Yale professors defend Kavanaugh as Supreme Court pick

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As a Yale graduate, Judge Brett Kavanaugh, President Donald Trump's second nominee to the Supreme Court, has ties to western Connecticut -- and law professors there defended him against criticism Tuesday.

They downplayed concerns about him and argued he is one of the most qualified judges in the country. 

Rather than the right-wing extremist progressives fear, they described him as a smart, fair and open-minded judge.

"Once you're on the court, if things look different to you -- new arguments, new facts -- then you have to be free to change your mind," said Akhil Amar, a Yale legal scholar. "That's what judicial independence is all about."

Democrats like Sen. Chris Murphy are far from convinced.

In a tweet, the senator described Kavanaugh as "an anti-consumer zealot, an opponent of pre-existing condition protections, a critic of abortion rights and a Second Amendment radical."

"The likelihood that they will take away your health care if you have any of these pre-existing conditions is radically increased if Brett Kavanaugh is confirmed," Murphy said.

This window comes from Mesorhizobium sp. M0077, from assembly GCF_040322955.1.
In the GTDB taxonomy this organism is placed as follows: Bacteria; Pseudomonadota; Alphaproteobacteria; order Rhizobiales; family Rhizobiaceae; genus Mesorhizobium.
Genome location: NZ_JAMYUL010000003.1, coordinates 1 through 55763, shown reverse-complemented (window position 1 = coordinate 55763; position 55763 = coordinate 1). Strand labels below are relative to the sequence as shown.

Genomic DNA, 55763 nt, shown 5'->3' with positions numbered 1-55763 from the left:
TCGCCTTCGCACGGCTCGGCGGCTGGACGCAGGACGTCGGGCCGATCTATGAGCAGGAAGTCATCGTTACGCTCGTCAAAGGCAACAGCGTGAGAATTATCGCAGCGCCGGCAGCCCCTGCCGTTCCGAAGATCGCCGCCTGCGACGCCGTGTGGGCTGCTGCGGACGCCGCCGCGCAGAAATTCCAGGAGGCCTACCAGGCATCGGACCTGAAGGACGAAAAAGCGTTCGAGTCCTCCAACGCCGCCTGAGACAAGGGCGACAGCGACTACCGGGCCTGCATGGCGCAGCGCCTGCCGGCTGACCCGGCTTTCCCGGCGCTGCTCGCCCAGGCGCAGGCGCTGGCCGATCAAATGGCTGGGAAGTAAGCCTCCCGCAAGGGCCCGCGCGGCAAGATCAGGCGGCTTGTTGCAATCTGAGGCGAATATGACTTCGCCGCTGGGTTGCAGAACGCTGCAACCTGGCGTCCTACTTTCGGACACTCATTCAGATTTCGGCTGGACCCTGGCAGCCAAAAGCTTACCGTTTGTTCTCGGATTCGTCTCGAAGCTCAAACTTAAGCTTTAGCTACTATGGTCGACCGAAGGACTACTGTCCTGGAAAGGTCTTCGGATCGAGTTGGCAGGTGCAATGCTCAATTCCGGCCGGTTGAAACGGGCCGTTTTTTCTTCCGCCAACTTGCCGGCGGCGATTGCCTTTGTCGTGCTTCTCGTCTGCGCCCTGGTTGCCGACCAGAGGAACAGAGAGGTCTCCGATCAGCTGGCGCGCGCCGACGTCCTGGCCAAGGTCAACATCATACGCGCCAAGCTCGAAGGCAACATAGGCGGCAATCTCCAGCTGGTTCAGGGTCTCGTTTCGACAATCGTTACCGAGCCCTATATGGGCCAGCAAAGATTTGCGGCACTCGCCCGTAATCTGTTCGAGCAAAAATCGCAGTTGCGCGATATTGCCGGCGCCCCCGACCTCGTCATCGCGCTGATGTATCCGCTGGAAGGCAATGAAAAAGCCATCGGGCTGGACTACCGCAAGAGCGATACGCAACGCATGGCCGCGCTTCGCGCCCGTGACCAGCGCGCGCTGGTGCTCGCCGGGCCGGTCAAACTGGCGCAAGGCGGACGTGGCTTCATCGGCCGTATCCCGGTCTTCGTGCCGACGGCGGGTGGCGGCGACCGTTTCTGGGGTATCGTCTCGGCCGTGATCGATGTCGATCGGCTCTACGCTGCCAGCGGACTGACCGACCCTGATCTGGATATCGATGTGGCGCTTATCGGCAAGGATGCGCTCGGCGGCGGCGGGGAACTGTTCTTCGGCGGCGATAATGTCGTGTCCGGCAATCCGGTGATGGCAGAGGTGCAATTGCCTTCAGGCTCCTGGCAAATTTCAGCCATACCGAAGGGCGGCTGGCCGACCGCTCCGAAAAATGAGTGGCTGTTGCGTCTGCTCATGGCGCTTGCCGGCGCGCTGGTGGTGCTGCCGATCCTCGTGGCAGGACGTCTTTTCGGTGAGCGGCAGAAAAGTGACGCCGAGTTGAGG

Both he and fellow Connecticut Sen. Richard Blumenthal said they will vote "no" on Kavanaugh's confirmation.

"He has passed the Trump litmus test, which means he would automatically overturn Roe v. Wade and cut back on key health care rights," said Blumenthal, referencing the Supreme Court precedent that affirmed a constitutional right to abortion.

Some other Democrats have said they would consider voting "yes." Across party lines, six senators are still on the fence in the narrowly divided Senate.

Kavanaugh got his undergraduate and law degrees from Yale.

During his introduction as a nominee Monday evening, he said he would make a fair Supreme Court justice.

"I will keep an open mind in every case, and I will always strive to preserve the Constitution of the United States," he said.

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